Soldering irons are the primary tool used for soldering, and we use ours all the time for soldering. But for leadless parts, like QFNs, or ultra-tiny components that need rework, hot air can be superior!

The nice thing about hot air is that its just air - this means there's no physical 'tip' nudging the part to heat it up. This is great for delicate components. Another thing is that you can heat up an entire area at once, great when you want to rework a small leadless part because the pads are underneath the chip. The annoying thing is it takes a long time to heat up a board especially if there is a ground plane involved. You can try preheating the board if you have a preheater (basically a small reflow oven works fine).

We decided to go with a Hakko pencil tip hot air station. This station has some things going for it: there's an internal pump, its easy to use and it has a fine tip for small component rework. We picked it up off of ebay for about $150 which is lower than new but worth the risk of it not working out. We recommend getting a non-'chinese clone' air rework station since its common for a poorly made one to work ok at first and then die 6 months later because the pump is low quality, or the heater gets damaged. The old 'black box' Hakko's are discontinued and replaced with the new violet/yellow FX series, so it may be easier to get them off ebay for a discounted price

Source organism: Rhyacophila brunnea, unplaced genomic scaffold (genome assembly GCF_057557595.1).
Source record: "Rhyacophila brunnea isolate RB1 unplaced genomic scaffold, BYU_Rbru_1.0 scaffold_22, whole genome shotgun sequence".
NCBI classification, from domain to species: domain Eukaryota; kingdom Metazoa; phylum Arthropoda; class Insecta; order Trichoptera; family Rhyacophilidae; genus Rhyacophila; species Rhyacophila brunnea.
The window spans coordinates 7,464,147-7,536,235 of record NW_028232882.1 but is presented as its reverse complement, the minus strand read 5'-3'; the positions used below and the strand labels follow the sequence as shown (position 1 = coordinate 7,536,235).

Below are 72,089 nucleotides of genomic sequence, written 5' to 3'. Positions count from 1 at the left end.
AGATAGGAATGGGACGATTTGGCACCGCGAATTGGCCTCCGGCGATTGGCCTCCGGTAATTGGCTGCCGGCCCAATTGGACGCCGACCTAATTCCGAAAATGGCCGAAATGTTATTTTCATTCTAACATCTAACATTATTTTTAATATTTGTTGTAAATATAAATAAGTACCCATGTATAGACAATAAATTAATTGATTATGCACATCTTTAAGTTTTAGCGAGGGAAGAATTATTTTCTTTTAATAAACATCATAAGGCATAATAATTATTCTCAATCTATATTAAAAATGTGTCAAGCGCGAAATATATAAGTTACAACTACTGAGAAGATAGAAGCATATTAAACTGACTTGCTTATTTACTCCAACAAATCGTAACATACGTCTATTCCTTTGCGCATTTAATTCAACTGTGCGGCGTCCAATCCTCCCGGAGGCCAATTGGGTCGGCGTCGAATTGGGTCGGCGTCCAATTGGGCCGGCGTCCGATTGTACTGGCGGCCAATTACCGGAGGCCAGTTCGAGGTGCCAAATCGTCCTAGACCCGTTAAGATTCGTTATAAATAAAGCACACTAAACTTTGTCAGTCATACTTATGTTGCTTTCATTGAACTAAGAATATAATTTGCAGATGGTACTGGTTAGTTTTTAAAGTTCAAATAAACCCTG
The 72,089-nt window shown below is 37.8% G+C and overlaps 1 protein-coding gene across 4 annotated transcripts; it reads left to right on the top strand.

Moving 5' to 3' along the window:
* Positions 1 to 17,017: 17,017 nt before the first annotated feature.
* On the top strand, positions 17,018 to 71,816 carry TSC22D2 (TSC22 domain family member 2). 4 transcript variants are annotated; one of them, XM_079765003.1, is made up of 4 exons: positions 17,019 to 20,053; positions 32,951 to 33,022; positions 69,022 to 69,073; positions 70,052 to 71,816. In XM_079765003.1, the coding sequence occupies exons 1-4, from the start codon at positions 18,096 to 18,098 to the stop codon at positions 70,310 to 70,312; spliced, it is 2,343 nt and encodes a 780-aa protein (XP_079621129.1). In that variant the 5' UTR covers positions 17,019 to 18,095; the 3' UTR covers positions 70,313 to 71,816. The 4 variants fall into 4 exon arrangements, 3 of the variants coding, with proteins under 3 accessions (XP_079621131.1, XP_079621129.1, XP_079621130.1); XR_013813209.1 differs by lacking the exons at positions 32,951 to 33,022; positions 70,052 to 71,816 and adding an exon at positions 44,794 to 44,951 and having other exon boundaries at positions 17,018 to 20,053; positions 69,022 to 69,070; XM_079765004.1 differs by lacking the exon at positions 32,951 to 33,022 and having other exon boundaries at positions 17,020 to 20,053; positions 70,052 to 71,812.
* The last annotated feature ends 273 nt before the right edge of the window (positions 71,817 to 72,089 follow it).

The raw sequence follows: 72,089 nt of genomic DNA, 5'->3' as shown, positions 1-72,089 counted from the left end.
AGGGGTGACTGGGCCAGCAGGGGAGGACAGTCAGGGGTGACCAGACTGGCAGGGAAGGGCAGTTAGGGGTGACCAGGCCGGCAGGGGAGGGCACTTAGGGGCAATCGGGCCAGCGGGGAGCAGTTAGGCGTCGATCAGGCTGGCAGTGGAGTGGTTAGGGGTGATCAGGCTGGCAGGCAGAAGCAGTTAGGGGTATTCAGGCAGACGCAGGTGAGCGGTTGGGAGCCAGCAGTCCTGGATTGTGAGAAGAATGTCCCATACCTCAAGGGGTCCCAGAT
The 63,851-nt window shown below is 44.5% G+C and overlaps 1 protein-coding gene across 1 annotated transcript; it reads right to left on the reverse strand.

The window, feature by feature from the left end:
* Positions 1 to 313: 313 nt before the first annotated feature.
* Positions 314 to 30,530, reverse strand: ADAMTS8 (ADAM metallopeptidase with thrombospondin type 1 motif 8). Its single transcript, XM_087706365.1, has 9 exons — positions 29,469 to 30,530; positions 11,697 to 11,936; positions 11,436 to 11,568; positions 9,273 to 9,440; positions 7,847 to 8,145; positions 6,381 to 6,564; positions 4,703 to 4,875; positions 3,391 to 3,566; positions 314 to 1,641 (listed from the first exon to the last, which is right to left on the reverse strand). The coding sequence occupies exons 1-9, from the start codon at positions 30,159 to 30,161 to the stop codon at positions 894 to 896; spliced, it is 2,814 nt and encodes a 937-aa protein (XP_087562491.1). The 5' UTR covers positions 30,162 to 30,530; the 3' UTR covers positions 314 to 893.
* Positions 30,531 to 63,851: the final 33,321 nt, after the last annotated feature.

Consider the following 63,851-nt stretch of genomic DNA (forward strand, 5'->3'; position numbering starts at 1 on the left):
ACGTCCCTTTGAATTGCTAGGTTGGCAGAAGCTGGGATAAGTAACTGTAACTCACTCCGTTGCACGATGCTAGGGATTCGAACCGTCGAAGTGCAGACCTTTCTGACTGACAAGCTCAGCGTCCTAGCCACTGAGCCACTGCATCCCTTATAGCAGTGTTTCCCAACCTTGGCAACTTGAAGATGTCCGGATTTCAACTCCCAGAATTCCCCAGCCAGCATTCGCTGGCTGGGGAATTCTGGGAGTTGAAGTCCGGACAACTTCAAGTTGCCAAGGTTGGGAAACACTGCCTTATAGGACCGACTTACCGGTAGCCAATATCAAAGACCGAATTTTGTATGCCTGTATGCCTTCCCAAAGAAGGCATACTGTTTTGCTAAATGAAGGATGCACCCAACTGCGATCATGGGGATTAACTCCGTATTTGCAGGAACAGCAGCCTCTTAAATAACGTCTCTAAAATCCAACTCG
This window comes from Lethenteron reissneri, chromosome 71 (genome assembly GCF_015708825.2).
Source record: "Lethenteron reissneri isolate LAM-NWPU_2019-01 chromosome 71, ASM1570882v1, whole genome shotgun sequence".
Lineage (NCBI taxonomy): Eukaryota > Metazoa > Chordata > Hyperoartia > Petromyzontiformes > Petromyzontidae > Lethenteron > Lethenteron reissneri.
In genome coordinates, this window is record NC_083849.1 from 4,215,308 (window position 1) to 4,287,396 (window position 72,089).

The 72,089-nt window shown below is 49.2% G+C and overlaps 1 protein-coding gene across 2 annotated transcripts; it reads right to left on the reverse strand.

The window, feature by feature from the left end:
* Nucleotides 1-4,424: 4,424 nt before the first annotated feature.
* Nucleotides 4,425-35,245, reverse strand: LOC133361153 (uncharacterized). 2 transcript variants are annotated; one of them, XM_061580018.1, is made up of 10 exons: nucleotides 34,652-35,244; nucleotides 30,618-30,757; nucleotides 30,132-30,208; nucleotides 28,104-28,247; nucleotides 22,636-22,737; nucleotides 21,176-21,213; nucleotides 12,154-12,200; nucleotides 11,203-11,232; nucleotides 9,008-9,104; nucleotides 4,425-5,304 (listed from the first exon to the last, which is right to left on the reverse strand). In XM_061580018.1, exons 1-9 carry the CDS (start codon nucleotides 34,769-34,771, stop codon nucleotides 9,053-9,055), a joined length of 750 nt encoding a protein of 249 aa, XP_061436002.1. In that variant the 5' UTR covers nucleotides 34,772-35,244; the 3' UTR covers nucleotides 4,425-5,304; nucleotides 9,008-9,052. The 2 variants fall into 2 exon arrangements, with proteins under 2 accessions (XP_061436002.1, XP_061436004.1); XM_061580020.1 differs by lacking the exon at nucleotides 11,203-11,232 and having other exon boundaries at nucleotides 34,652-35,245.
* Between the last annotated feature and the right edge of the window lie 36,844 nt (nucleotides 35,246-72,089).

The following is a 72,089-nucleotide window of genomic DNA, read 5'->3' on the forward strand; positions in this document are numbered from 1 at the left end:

However, we recently decided its not 'good enough' for us so we bought a Hakko 852 off ebay for $400. We'll post up here when it comes in about whether we like it more.

In Practice

We use the Hakko Hot Air station for SMT rework, especially removing small resistors/capacitor or removing/reflowing ultra-small QFN's or UDFNS.

This is a nice video with a lot of details on using hot air reflow. Its slow but it works!

In this video, we use it to remove some very very small 0402 resistors without damaging them so that they can be measured out of circuit:
If you use our syringe technique to lay down paste, you can even 'reflow' a small board by bathing it in hot air and slowly working from one edge of the PCB to the other. This may not work well with very thick boards with big ground planes but it is probably good enough for making breakouts and such.

This guide was first published on Jul 29, 2012. It was last updated on Jul 29, 2012.

This page (Hot Air Tools) was last updated on Jun 21, 2012.

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